Risk Communication

William Burns

Figure 3. Difference in confidence measures between those receiving an inoculating risk-communication message versus no message.

Figure 3. Difference in confidence measures between those receiving an inoculating risk-communication message versus no message.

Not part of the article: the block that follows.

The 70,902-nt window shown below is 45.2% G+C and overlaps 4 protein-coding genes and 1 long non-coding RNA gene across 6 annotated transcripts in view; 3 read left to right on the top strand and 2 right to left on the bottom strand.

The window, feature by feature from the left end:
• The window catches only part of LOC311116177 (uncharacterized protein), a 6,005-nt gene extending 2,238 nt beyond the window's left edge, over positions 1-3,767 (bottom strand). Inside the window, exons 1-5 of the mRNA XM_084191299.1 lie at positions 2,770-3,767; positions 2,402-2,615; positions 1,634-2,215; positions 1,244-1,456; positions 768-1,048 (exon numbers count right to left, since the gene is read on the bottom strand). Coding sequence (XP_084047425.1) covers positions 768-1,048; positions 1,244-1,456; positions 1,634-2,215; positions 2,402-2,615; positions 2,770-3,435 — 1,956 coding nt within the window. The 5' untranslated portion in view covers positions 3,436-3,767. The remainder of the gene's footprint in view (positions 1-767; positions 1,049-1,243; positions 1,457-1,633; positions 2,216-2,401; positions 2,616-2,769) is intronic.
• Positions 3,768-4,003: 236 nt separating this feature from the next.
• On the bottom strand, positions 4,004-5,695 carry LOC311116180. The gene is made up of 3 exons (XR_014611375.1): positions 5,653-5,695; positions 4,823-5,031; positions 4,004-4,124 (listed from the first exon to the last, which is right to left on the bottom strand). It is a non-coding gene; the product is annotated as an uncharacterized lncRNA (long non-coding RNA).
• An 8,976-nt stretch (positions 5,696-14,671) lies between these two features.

Risk Communication. We experimentally tested the value of providing an inoculating risk-communication message to the public prior to threat events. We constructed a longitudinal experiment using our national panel. This experiment was done with the help of Tim Sellnow and his team at the University of Kentucky. We randomly assigned subjects to either the group that received the inoculating risk communication message or the group that received no message. Essentially, during survey 1 we collected pre-measures of perceived risk and attitudes toward DHS and the TSA. During survey 2 we presented the risk communication message to the treatment group and once again collected risk perception and attitudinal measures from both groups. During survey 3 both groups received a terrorist attack scenario (bomb explodes on an airline) and were asked risk perception and attitudinal questions. Survey 4 followed up with the same questions asked in Survey 3 a week later. A summary of the results is shown in Figure 3. Differences in confidence are calculated as Post attack measures minus Pre-measures. All differences are significant at the a = .05 level. Essentially, after reading the attack scenario collapse in confidence in DHS and the TSA was significantly less for those exposed to the pre-attack inoculating risk message. This is important because it suggests that it might be possible to mitigate the potentially large economic impacts resulting from public response to certain types of disasters.